12/07/2017 4:00PM

Talismanic vs. Highland Reel in Hong Kong Vase

Susie Raisher
Talismanic and jockey Mickael Barzalona win the Breeders' Cup Turf.

HONG KONG – The week of the Breeders’ Cup at Del Mar, Talismanic, a horse few Americans had heard of, much less seen, became famous for his looks. The BC Turf longshot has a thick slab of white pitched down the center of his face and bright socks pulled up over his knees. He looks more like a paint horse at a Texas rodeo than a French import from the legendary training yard of Andre Fabre.

The crazy-looking creature can run. He ran down Beach Patrol and Highland Reel to win the BC Turf, and he has been strutting around Sha Tin Racecourse this week like he means to become the first horse to pull the BC Turf–Hong Kong Vase double.

Talismanic is one of 12 set to contest the Vase, a 2,400-meter race (about 1 1/2 miles) worth about $2.3 million. The Vase is the first of four Group 1’s on Sunday at Sha Tin and traditionally is the weak sibling of the quartet. Folks this year are citing it as the best race on the card, but that’s mainly because they see Talismanic and Highland Reel atop the field.

That pair stands clearly above the rest, and it will be surprising if one of them doesn’t come home a winner a little after 2 p.m. local time Sunday, which is 1 a.m. Eastern. Following the Vase comes the Hong Kong Sprint (race 5), the Hong Kong Mile (race 7), and the Hong Kong Cup (race 8, 3:30 a.m.). The Hong Kong Jockey Club has pockets deep enough that it just might have paid for perfect weather: Race day is supposed to be sunny, with a high of 71.

The Sha Tin turf course is very firm and lively this week. Several horses blowing out Thursday morning got their final furlong in just more than 11 seconds. Fast ground is good news for Talismanic, a 4-year-old son of Medaglia d’Oro owned by Godolphin. Talismanic has made five starts on firm turf and won four of them, his lone loss a no-show in the 2016 Prix de l’Arc de Triomphe.

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In the BC Turf, Talismanic broke from the rail, the same post he has for the Vase, and showed good tactical speed racing from fifth while sticking inside and behind Highland Reel. He and jockey Mickael Barzalona found room at the top of the Del Mar stretch and mowed down Highland Reel and Beach Patrol for Talismanic’s first Grade 1 win.

Highland Reel, who goes to stud following this race, has won six Grade 1 or Group 1’s, including the 2015 Vase. He was second here last year, done in by a speed duel, but in the BC Turf, Highland Reel wasn’t even on the lead, settled inside behind Oscar Performance, who went a quick 23.69-second first quarter-mile.

“I didn’t really have much choice where I was since they were running really quick,” jockey Ryan Moore said. “He didn’t run a bad race.”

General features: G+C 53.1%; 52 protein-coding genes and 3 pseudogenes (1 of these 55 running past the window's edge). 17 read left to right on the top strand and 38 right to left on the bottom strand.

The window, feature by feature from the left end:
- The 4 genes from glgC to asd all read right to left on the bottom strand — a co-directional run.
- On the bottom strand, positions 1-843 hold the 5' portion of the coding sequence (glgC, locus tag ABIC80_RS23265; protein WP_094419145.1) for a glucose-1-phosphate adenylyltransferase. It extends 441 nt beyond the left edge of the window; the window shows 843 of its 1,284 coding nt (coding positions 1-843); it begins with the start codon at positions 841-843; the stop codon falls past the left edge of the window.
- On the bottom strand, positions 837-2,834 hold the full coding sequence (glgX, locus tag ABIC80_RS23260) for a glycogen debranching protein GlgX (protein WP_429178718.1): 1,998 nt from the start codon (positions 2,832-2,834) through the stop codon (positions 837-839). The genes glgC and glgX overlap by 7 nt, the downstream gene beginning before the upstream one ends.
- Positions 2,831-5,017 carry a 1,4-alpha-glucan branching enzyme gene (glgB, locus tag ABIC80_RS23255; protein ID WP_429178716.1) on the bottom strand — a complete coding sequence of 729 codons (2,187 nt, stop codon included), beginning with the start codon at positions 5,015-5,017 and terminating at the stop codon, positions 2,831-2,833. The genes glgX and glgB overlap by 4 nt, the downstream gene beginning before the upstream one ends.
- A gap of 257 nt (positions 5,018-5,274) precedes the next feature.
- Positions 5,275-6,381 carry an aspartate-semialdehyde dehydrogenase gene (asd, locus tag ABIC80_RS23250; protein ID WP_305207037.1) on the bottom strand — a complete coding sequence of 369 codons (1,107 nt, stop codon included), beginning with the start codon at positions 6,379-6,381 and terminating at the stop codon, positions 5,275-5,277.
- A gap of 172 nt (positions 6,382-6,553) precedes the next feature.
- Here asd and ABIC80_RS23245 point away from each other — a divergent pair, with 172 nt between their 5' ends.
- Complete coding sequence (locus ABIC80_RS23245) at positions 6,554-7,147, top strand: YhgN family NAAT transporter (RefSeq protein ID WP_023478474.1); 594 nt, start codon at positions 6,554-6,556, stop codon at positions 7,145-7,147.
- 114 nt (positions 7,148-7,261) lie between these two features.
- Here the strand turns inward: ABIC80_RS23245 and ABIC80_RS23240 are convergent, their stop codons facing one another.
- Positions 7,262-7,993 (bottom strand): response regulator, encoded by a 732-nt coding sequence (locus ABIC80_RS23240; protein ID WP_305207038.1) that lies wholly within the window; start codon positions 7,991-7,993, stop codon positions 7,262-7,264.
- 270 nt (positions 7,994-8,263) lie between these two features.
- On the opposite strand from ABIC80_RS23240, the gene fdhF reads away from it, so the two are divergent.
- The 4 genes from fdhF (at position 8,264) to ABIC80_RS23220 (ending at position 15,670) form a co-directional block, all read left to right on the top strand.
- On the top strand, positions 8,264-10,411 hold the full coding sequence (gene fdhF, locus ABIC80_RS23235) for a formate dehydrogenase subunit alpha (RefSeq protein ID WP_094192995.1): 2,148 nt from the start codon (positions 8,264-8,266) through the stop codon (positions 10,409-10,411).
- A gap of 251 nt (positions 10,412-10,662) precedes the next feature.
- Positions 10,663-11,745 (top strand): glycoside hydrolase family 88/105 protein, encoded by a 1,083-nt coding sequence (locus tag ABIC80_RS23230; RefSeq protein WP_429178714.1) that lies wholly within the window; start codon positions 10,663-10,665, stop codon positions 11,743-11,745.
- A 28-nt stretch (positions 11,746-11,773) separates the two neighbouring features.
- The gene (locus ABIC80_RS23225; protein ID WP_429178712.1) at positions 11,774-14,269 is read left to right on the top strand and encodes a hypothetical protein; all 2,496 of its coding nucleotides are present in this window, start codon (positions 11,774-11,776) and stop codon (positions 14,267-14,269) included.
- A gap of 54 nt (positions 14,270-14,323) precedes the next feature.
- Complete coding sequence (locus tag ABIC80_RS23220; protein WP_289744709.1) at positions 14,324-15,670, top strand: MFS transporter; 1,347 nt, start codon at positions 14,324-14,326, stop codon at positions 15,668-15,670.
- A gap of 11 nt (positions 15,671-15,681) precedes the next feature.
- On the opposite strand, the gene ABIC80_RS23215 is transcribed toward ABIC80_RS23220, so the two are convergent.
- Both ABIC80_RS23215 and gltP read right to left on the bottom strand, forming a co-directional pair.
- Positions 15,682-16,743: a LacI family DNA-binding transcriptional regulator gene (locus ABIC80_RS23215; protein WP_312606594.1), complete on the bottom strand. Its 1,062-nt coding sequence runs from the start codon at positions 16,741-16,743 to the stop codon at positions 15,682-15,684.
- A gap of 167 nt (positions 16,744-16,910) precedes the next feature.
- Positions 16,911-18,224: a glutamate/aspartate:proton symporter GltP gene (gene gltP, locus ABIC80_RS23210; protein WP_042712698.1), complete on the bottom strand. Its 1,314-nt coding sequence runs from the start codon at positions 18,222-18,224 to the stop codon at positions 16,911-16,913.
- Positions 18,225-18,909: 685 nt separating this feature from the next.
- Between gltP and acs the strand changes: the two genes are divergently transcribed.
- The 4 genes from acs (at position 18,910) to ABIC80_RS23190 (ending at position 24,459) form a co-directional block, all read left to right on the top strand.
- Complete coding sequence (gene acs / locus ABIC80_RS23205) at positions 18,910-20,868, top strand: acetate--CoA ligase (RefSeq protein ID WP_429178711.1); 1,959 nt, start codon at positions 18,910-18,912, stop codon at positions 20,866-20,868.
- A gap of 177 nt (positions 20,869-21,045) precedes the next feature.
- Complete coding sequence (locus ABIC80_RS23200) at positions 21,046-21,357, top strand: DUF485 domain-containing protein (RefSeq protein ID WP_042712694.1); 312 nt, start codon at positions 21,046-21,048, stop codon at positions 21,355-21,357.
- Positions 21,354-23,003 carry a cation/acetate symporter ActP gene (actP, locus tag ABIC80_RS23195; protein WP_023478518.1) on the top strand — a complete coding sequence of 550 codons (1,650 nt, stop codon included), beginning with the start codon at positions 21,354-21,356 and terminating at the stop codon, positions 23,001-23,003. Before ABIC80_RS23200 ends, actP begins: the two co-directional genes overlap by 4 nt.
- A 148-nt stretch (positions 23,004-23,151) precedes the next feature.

Moore went to the crop past the three-furlong marker at Del Mar; he got a decent response but not a dazzling one. Highland Reel still is good, but on his fourth trip to Hong Kong, it’s fair to wonder if he’s quite as good as he once was.

Any of the other 10 will need either a career-best showing or one of the leading pair to misfire. The two Japanese horses, Tosen Basil and Kiseki, both have questions to answer. Tosen Basil is unproven at the Group 1 level, while the 3-year-old Kiseki meets older stakes horses for the first time. His good Group 1 win last out came at 1 7/8 miles over soft ground, though Kiseki did find traffic on three occasions when a solid second going 1 1/2 miles in a Group 2 two starts ago.

Max Dynamite was third in the Melbourne Cup, while Tiberian finished a wide seventh in the same race, and both horses will be tested for acceleration. The talented local Eagle Way had his preparation interrupted by pneumonia this fall.

Mr. Stunning solid favorite

Trainer John Size’s name is spoken in Hong Kong racing circles with something approaching reverence, but Size himself has the vibe of a human with a clear preference for the quantitative over the qualitative. There is one set of numbers, 37-1-5-1, that, if enhanced, might actually produce an emotional response from Size.

That is the trainer’s record in the Hong Kong International Races, and Size, through the top sprinter Mr. Stunning, is widely expected to replace the 1 in the win column with a 2 in the $2.38 million Hong Kong Sprint.

Not many horses win two races in a row in Hong Kong, where the handicapper levels the playing field with onerous weight assignments if a horse runs too well. Mr. Stunning, a 5-year-old Australian-bred gelding by Exceed and Excel, won three in a row and four of five during the last Hong Kong season while rising from Class 2 handicaps to become Group 1-placed.

After shaking off rust in his first start this year, Mr. Stunning has reeled off two more wins, and his preparatory race for the Hong Kong Sprint, the Group 2 Jockey Club Sprint over Sunday’s one-turn, 1,200-meter distance, produced a 1 1/2-length eased-up tally.

“He’s the highest-rated horse, and he’s performed that way,” Size said. “On ratings, on the way you look at the race on paper, you think he’d be the formidable horse.”

He is, and Mr. Stunning drew very well in post 4. Not so fortunate at the draw was his chief Hong Kong rival, Lucky Bubbles, who is stuck with post 1. That is not lucky, but it is nothing compared to the nightmare trip Lucky Bubbles endured in the Jockey Club Sprint, and he will be a lot closer to Mr. Stunning on Sunday than he was last out.

The race includes Stormy Liberal, the lone American horse for Sunday’s races and the winner of the Breeders’ Cup Turf Sprint last out. Trainer Peter Miller has done all he can to prepare Stormy Liberal to race right-handed, working him three times the “wrong” way at San Luis Rey Downs.

“We feel good about the horse we’re sending,” Miller said. “He doesn’t need Lasix. He’s a very sound horse with a good mind.”